SCIT: Preparation of allergen extracts for therapeutic use
- Harold Nelson, MD
Harold Nelson, MD
- Professor of Medicine
- National Jewish Health
- University of Colorado Denver School of Medicine
Subcutaneous immunotherapy (SCIT) is administered differently around the world and even within the United States. Over the past few decades, professional allergy societies in the United States have made attempts to reduce variations in practice and identify best practices. Practice parameters for SCIT have been published and the approach described in this topic review is consistent with the American guidelines .
Terminology — An allergen immunotherapy extract is a solution of one or more allergens that is used for immunotherapy. This topic review will use the term "allergen immunotherapy extract" or "allergen extract," although other terms in use include "allergy serum," "allergen vaccine," "allergen solution," and "allergen product" .
The preparation of allergen extracts for use in SCIT, including effective doses, types of extracts, mixing of different allergens, training of compounding personnel, storage and stability, and recording of vaccine "recipes" will be discussed in this topic review. Administration techniques, schedules, and choice of allergens, as well as an overview of the manufacture of allergen extracts are reviewed separately. (See "Subcutaneous aeroallergen immunotherapy: Accelerated schedules (cluster and rush)" and "Allergen extracts: Composition, manufacture, and labeling".)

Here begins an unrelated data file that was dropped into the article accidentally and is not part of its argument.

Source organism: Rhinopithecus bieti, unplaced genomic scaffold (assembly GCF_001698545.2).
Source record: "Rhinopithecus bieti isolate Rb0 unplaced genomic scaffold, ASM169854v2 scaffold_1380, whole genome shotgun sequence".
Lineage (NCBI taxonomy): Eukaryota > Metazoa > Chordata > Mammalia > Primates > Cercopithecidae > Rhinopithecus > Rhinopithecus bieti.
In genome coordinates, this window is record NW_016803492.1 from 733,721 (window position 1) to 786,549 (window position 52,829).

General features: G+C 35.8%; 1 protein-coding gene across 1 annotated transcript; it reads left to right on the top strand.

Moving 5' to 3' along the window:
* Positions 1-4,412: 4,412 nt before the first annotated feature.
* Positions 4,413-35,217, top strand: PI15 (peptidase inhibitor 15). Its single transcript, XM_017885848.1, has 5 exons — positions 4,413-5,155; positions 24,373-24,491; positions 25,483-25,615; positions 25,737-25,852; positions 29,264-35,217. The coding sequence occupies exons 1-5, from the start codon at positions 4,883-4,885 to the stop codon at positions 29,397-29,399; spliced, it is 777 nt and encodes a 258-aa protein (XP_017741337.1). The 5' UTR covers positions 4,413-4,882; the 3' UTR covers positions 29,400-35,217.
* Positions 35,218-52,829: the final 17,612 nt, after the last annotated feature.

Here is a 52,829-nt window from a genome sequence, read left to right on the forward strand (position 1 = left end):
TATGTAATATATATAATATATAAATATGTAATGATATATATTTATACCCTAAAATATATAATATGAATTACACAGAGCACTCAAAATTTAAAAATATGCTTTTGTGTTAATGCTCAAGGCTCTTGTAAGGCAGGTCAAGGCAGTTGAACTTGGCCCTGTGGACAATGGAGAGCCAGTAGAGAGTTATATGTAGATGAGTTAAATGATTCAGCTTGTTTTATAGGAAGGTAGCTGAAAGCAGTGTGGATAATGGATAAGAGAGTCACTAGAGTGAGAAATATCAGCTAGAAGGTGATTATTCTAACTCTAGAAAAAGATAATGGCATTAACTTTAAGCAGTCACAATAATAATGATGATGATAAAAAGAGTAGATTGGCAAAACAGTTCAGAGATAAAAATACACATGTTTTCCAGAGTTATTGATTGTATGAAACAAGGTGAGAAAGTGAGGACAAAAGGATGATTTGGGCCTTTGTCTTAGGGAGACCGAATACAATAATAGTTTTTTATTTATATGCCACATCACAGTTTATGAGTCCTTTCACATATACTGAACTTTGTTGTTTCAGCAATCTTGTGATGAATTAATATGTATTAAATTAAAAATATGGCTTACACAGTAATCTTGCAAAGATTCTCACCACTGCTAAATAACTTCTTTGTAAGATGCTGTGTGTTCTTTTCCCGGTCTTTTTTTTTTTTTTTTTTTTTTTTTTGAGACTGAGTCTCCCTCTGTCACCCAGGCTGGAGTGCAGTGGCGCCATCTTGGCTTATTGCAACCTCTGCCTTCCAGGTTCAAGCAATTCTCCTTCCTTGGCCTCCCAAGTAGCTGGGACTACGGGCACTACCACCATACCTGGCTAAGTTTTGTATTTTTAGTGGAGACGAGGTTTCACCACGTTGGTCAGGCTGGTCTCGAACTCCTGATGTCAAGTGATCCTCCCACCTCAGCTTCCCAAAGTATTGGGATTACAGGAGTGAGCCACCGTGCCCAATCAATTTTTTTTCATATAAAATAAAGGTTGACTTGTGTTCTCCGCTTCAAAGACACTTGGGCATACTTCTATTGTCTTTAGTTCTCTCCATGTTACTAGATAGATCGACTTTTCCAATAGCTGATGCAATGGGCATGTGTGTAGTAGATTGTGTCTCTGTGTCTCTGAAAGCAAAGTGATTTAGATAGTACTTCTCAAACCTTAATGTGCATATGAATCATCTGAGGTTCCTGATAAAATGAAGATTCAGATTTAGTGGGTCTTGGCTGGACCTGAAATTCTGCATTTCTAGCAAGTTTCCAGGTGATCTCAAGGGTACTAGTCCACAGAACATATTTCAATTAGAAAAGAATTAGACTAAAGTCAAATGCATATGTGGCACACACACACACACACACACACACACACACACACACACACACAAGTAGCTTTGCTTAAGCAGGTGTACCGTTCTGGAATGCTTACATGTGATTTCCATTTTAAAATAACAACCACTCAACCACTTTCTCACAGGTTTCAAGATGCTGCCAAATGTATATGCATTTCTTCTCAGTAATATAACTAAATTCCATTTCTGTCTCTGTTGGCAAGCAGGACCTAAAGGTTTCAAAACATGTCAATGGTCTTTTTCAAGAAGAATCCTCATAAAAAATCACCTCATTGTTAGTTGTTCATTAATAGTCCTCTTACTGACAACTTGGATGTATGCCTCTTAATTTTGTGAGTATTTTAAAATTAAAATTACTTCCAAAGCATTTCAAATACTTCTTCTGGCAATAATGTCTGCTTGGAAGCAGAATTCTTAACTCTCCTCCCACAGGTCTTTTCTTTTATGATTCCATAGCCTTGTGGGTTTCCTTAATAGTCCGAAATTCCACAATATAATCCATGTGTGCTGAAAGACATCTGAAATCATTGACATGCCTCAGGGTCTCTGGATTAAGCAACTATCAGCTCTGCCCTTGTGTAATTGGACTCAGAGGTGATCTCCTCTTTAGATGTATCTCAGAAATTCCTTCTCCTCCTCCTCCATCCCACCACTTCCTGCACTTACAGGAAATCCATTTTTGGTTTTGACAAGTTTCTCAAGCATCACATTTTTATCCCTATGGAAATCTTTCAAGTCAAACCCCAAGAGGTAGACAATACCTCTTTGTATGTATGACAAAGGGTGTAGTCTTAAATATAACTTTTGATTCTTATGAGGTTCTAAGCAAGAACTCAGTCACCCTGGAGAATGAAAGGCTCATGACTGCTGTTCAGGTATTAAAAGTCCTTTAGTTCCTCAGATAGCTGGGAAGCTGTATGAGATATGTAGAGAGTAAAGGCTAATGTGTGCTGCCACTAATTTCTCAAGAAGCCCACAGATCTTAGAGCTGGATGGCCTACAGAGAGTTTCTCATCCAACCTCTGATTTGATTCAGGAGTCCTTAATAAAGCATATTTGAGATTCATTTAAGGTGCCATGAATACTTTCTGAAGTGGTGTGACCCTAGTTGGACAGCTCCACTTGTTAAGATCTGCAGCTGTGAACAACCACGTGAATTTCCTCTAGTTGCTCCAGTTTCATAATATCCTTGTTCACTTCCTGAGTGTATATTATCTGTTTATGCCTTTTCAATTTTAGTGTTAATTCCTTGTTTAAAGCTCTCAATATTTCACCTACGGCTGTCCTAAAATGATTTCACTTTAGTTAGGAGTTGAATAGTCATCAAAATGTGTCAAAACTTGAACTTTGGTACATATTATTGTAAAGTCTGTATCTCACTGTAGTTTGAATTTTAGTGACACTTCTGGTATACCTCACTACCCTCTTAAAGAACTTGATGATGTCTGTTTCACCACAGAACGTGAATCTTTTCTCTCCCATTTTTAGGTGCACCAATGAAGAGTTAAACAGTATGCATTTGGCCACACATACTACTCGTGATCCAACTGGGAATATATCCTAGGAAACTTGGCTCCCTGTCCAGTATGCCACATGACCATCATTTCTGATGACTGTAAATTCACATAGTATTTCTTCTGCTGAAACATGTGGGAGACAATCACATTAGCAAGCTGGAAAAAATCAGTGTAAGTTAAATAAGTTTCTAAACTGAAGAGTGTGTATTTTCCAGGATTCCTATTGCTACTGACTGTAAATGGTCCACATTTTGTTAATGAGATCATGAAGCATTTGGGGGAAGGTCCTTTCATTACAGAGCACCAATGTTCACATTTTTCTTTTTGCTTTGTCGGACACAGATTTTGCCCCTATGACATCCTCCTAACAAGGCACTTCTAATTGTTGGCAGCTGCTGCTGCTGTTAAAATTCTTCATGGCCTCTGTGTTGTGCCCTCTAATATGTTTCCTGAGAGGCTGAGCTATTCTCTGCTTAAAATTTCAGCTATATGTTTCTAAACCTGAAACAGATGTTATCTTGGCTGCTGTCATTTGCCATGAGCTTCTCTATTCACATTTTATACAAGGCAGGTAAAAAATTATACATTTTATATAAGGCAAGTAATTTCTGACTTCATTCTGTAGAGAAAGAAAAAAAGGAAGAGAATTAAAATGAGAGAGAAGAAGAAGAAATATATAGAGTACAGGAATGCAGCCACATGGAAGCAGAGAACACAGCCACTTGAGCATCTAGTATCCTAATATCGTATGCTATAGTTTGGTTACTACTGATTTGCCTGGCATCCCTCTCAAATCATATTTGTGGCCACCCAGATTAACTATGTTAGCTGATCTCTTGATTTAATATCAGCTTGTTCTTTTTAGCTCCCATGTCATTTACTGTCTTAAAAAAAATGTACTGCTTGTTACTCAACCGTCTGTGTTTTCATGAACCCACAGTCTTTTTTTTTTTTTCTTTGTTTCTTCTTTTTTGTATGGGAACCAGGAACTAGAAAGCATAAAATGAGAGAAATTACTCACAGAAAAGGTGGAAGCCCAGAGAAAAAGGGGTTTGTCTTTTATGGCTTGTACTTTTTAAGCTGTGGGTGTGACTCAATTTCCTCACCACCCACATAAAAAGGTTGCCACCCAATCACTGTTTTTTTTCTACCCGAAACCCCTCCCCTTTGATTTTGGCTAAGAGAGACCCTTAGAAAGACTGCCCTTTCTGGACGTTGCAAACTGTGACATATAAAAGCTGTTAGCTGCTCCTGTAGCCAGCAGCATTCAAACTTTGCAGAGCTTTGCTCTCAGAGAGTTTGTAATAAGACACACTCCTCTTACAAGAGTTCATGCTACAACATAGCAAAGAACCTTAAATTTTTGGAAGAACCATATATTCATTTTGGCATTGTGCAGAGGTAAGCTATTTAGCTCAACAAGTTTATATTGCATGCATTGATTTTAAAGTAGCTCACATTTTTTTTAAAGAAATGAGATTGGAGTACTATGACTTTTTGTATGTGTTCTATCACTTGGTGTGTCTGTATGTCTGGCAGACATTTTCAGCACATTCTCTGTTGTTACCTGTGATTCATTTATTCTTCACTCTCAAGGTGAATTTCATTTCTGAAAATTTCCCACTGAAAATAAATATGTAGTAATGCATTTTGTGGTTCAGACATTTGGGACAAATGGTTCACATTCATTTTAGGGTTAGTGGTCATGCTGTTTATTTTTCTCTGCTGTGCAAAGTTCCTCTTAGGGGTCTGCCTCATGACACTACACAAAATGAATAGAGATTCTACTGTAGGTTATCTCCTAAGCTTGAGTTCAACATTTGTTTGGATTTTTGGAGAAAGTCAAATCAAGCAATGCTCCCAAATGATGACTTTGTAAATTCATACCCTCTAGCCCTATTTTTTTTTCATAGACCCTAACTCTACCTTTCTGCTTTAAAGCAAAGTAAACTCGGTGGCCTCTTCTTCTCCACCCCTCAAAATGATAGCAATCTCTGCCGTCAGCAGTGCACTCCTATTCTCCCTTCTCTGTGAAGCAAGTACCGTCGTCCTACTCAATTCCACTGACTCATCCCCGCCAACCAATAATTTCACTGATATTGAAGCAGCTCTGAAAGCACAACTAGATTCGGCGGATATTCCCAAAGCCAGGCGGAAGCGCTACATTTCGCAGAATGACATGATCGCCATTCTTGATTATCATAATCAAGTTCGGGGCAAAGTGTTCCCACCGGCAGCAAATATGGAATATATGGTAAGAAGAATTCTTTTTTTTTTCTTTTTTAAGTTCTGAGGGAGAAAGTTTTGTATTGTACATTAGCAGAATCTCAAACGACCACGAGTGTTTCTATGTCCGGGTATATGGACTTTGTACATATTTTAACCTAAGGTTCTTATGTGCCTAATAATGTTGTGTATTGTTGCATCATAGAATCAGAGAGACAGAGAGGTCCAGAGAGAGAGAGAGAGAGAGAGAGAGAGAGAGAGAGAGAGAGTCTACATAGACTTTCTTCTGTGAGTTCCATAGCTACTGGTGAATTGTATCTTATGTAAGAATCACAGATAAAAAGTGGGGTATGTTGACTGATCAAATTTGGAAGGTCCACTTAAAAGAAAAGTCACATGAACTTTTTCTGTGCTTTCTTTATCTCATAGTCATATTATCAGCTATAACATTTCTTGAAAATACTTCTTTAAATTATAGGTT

TYPES OF ALLERGEN EXTRACTS
Several types of allergen stock solutions are available from commercial sources in the United States. The allergen may be in an aqueous solution, a solution containing 50 percent glycerin, in an alum-precipitated form, or lyophilized. The manufacture of allergen extracts is reviewed in detail elsewhere. (See "Allergen extracts: Composition, manufacture, and labeling" and 'Dilutions and diluents' below.)
A specific allergen may only be available in a limited number of forms. As examples:
- Cox L, Nelson H, Lockey R, et al. Allergen immunotherapy: a practice parameter third update. J Allergy Clin Immunol 2011; 127:S1.
- Patterson ML, Slater JE. Characterization and comparison of commercially available German and American cockroach allergen extracts. Clin Exp Allergy 2002; 32:721.
- Meiser JB, Nelson HS. Comparing conventional and acetone-precipitated dog allergen extract skin testing. J Allergy Clin Immunol 2001; 107:744.
- Lent AM, Harbeck R, Strand M, et al. Immunologic response to administration of standardized dog allergen extract at differing doses. J Allergy Clin Immunol 2006; 118:1249.
- Nelson HS. Subcutaneous injection immunotherapy for optimal effectiveness. Immunol Allergy Clin North Am 2011; 31:211.
- Plunkett G, ALK-Abello, Round Rock, Texas, personal communication. Values are based on analysis of dozens of extracts from all manufacturers in the US, 2011.
- Kang B, Vellody D, Homburger H, Yunginger JW. Cockroach cause of allergic asthma. Its specificity and immunologic profile. J Allergy Clin Immunol 1979; 63:80.
- Nanda A, Wasan AN. Clinical assessment of allergen immunotherapy with differing doses of horse extract. Ann Allergy Asthma Immunol 2014; 112:76.
- Bousquet PJ, Castelli C, Daures JP, et al. Assessment of allergen sensitization in a general population-based survey (European Community Respiratory Health Survey I). Ann Epidemiol 2010; 20:797.